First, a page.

We will all serve in leadership roles at some time or another. It might be at our work, in our communities, or in our families. But what separates the great leaders from the merely good ones? Are great leaders born or made?
Our guest today is an authority on the topic of leadership and will answer those questions. His name is James Strock and his latest book is called Serve to Lead: Your Transformational 21st Century Leadership System. (I finished the book last week. One of the best books I’ve read on leadership. A Definite must read!) James has also published two other books on leadership: Theodore Roosevelt on Leadership and Reagan on Leadership.
We talk about why service is integral to leadership in the 21st century, what leadership lessons we can take from Theodore Roosevelt and Ronald Reagan, and what you can do today to become a better leader.
Listen to the Podcast! (And don’t forget to leave us a review!)
Read the Transcript
Brett McKay: Brett McKay here and welcome to another episode of ‘The Art of Manliness’ podcast. As men we all lead at some point in our lives, we service leaders in our jobs, our communities or maybe in our families. What sets apart the truly great leaders from the merely good ones. Is leadership a skill you can develop or is it something you’re just born with.
Well, our guest today is a recognized authority on the subject of leadership and can answer those questions. His name is James Strock and he is the author of several books on leadership including ‘Theodore Roosevelt on Leadership’ and ‘Reagan on Leadership’. His latest book is called ‘Serve to Lead®: Your Transformational 21st Century Leadership System’. I just finished reading this book and it was fantastic and I encourage you all to go get it, in addition to writing on leadership, Mr. Strock travels the world, consulting and speaking to companies on the topic of leadership. James, welcome to the show.
James Strock: Well, thank you Brett, I’m delighted to be here and I just love the work you do, what a tremendous website and what terrific information and what great history you share with all of us, thank you.
Brett McKay: Well, thank you sir. So, James your new book ‘Serve to Lead’, you’ve written about leadership before, why did you decide to write this book ‘Serve to Lead’ now.
James Strock: Well, for a few reasons, one is that whenever I would be speaking to groups many people would try to say let’s get leadership down to one sentence, one word, what would it be, then I thought about it, struggled with it and it became quite clear to me that the service is the answer.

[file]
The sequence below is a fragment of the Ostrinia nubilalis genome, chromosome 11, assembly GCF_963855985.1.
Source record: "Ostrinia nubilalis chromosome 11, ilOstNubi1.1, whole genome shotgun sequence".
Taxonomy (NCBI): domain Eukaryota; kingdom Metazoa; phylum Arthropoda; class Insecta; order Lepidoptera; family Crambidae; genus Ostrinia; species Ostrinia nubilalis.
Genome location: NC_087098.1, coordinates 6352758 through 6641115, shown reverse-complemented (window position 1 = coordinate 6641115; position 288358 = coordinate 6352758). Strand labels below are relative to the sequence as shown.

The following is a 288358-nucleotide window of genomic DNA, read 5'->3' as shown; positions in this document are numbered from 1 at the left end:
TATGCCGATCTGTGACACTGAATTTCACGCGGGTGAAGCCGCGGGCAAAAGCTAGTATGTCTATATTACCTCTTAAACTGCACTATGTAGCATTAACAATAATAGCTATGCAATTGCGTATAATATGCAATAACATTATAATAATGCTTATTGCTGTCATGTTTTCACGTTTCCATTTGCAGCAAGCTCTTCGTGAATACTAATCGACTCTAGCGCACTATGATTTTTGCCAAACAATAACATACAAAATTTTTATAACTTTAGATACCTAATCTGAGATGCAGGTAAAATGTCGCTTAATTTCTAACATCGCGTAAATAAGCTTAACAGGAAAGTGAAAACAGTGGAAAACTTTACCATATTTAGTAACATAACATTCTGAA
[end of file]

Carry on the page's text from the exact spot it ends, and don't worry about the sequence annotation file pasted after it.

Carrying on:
The second reason is that leadership really is changing before our eyes right now for a whole lot of reasons. We all recognize the tremendous leadership failures from Wall Street to Main Street, from Washington all the way to the Vatican, but there is also extraordinary things happening right now, and I think we could look back and see if this it’s not just the end of one era, but the beginning of golden age of leadership. I felt that really I had not seen a book that dealt straight on with these changes in a practical way that all of us could apply and that’s what the goal of this book is.
Brett McKay: Yes, it’s one of the things I enjoyed about it, it wasn’t just theory, but it was very practical, you know, things that you can use right away, and that’s what I really enjoyed about it.
James Strock: Thank you, it’s intended to be that way, it’s also intended to be particularly because it is built on the strengths the readers bring to it, to really become their own book, and it’s a book that anybody could hopefully apply at anytime of life.
Brett McKay: So, you mentioned that we’re kind of in a transformational stage in our society and governance, there are lot of things going on, lot of upheaval, what’s the difference between effective leadership today, how things are now compared to what effective leadership was 30-40 or even a 100 years ago.
James Strock: Well, one of the biggest difference is that we all see everyday it’s in the midst of the information revolution, it used to be that organizations for example, whether it’s the military or a company or perhaps a family would tend to have a person like a boss and the notion was that they knew best what to do and sort of used others to help them extend their reach. Today, that’s entirely unloaded and as you know what happens today is that in any organization there is clearly much greater useful knowledge and value at the so called bottom of the organization and there’s also always more useful knowledge and value outside of any organization than within it.